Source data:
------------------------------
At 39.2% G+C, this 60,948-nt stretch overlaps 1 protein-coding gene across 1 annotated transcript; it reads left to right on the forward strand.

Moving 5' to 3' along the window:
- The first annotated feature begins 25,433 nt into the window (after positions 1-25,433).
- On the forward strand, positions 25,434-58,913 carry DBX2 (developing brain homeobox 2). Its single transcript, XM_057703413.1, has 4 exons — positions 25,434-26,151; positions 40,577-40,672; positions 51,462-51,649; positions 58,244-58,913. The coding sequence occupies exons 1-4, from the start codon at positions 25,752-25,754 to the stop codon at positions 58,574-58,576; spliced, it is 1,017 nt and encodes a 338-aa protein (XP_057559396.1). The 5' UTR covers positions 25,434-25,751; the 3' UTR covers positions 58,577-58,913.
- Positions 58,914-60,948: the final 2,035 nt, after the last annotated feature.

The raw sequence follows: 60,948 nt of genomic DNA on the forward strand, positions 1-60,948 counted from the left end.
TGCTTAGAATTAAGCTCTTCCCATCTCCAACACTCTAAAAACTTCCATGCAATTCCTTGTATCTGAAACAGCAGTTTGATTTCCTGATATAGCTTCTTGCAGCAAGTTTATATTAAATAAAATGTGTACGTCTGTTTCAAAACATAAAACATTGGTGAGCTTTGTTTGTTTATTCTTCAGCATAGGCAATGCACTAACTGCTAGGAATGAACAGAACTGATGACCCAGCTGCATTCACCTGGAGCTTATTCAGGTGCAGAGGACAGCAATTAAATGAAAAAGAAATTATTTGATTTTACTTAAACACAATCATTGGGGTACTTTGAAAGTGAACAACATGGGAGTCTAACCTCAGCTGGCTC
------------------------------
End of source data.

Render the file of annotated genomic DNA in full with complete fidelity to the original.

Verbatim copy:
At 39.2% G+C, this 60,948-nt stretch overlaps 1 protein-coding gene across 1 annotated transcript; it reads left to right on the forward strand.

Moving 5' to 3' along the window:
- The first annotated feature begins 25,433 nt into the window (after positions 1-25,433).
- On the forward strand, positions 25,434-58,913 carry DBX2 (developing brain homeobox 2). Its single transcript, XM_057703413.1, has 4 exons — positions 25,434-26,151; positions 40,577-40,672; positions 51,462-51,649; positions 58,244-58,913. The coding sequence occupies exons 1-4, from the start codon at positions 25,752-25,754 to the stop codon at positions 58,574-58,576; spliced, it is 1,017 nt and encodes a 338-aa protein (XP_057559396.1). The 5' UTR covers positions 25,434-25,751; the 3' UTR covers positions 58,577-58,913.
- Positions 58,914-60,948: the final 2,035 nt, after the last annotated feature.

The raw sequence follows: 60,948 nt of genomic DNA on the forward strand, positions 1-60,948 counted from the left end.
TGCTTAGAATTAAGCTCTTCCCATCTCCAACACTCTAAAAACTTCCATGCAATTCCTTGTATCTGAAACAGCAGTTTGATTTCCTGATATAGCTTCTTGCAGCAAGTTTATATTAAATAAAATGTGTACGTCTGTTTCAAAACATAAAACATTGGTGAGCTTTGTTTGTTTATTCTTCAGCATAGGCAATGCACTAACTGCTAGGAATGAACAGAACTGATGACCCAGCTGCATTCACCTGGAGCTTATTCAGGTGCAGAGGACAGCAATTAAATGAAAAAGAAATTATTTGATTTTACTTAAACACAATCATTGGGGTACTTTGAAAGTGAACAACATGGGAGTCTAACCTCAGCTGGCTC